Immunizations are important for preventing various infectious illnesses. Even if you understand their importance, though, they can be a little uncomfortable. The needle prick is one thing; it's over in an instant. The soreness that arises afterwards, though, is another story. It can linger for days or weeks. Here's a closer look at why this soreness happens and some things you can do to help manage it.

Why does your arm get sore after an immunization?

First, understand that stiffness, soreness, and even some redness at the injection site are completely normal after a vaccine. This does not mean anything is wrong with you or that the vaccine was unsafe or harmful. These symptoms are more common with some vaccines, like tetanus and pertussis, than with others, like the flu. However, they can and do occur with any vaccine.

The soreness arises for two primary reasons. First, it's important to understand that your muscle was pierced in order for the vaccine to be given. Your body has to heal that "injury," and that process will result in some soreness and redness. Second, the symptoms you are experiencing are due to a normal immune reaction to the vaccine. Your body has detected the inactivated pathogens that were introduced to your body via the vaccine, and the discomfort, redness, and swelling are a result of the immune system battling those pathogens and creating antibodies.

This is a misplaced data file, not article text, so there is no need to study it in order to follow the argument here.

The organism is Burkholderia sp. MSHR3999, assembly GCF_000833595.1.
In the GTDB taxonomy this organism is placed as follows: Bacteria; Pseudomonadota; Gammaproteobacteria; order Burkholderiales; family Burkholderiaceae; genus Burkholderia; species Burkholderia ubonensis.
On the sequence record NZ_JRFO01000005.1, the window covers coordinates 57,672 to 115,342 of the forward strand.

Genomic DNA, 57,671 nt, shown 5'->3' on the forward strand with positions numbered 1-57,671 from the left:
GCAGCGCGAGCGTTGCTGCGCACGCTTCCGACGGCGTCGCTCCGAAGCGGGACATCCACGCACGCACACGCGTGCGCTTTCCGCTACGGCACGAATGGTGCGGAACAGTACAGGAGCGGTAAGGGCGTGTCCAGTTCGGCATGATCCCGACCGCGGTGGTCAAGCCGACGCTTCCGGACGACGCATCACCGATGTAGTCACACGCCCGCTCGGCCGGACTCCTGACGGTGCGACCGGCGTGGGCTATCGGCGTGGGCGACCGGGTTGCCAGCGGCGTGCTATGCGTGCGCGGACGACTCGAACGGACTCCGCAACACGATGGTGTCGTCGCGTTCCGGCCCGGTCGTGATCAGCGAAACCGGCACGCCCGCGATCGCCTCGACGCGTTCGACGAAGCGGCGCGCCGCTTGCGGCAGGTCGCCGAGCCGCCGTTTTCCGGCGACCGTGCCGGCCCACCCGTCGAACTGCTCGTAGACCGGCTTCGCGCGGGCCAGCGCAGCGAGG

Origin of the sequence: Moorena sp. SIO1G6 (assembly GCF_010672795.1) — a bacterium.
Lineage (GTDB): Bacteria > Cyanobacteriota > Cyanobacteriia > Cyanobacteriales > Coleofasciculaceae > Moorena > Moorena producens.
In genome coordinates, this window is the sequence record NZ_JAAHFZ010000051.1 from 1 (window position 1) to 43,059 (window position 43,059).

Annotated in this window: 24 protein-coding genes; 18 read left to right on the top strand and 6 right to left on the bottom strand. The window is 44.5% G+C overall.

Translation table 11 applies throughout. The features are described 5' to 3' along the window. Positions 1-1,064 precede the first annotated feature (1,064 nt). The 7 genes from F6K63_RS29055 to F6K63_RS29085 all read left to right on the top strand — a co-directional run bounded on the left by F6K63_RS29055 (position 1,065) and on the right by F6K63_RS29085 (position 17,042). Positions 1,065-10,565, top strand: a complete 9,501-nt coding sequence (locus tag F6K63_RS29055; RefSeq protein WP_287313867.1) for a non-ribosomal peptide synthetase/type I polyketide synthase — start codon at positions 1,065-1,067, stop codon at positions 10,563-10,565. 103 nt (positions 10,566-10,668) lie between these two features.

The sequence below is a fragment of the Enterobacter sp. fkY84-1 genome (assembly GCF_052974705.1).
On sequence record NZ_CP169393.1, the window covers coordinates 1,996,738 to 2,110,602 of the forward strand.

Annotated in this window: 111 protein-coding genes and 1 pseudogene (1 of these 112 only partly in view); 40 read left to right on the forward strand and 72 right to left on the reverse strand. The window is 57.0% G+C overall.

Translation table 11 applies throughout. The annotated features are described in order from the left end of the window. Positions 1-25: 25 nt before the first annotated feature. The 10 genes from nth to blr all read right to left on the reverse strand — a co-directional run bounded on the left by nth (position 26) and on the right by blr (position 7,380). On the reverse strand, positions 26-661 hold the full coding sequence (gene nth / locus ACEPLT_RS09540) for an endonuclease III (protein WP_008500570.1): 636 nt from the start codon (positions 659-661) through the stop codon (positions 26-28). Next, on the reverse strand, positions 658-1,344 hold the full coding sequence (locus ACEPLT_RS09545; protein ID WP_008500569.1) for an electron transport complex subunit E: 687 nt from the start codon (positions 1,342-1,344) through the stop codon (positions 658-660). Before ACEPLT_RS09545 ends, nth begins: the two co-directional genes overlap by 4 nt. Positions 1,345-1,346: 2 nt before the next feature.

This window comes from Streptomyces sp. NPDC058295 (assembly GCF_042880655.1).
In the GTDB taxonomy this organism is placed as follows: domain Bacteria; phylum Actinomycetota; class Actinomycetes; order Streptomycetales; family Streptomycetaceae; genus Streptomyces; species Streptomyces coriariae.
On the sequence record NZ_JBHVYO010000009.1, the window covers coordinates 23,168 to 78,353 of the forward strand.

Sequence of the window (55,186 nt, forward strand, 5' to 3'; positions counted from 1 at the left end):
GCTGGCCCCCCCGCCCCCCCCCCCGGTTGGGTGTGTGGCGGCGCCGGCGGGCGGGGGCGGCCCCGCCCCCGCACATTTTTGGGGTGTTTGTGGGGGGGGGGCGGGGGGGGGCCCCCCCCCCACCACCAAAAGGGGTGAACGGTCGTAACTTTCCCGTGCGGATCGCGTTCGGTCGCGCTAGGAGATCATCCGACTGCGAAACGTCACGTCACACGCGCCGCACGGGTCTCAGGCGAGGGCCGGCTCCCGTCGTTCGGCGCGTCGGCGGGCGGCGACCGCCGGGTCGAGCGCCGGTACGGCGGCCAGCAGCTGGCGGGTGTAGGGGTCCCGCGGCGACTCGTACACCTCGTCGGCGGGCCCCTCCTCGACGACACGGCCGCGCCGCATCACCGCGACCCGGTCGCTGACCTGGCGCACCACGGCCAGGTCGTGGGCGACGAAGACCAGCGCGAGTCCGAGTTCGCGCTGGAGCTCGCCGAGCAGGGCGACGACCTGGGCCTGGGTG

How can you reduce vaccine soreness?

The first step towards reducing soreness is to stay relaxed when you are actually getting the injection. If your muscle is relaxed, less damage will be done as the needle is inserted. 

After the injection, you can hold a warm compress against the area. This will help increase circulation, which will not only help the area heal faster but will also encourage the vaccine contents to dissipate faster. Your immune response will be less localized, so you should get less soreness.

You can also take an over-the-counter pain reliever for a few days after your injection. Take the dose recommended on the bottle and no more. This will not only directly reduce pain, but some medications can also reduce swelling. Ibuprofen and naproxen are both good choices.

Some soreness after a vaccine is completely normal and is not something to be concerned about. If anything, it is a sign that the vaccine is doing its job. Follow the tips above to minimize the discomfort and go about your daily life.

To learn more about immunizations, contact a doctor.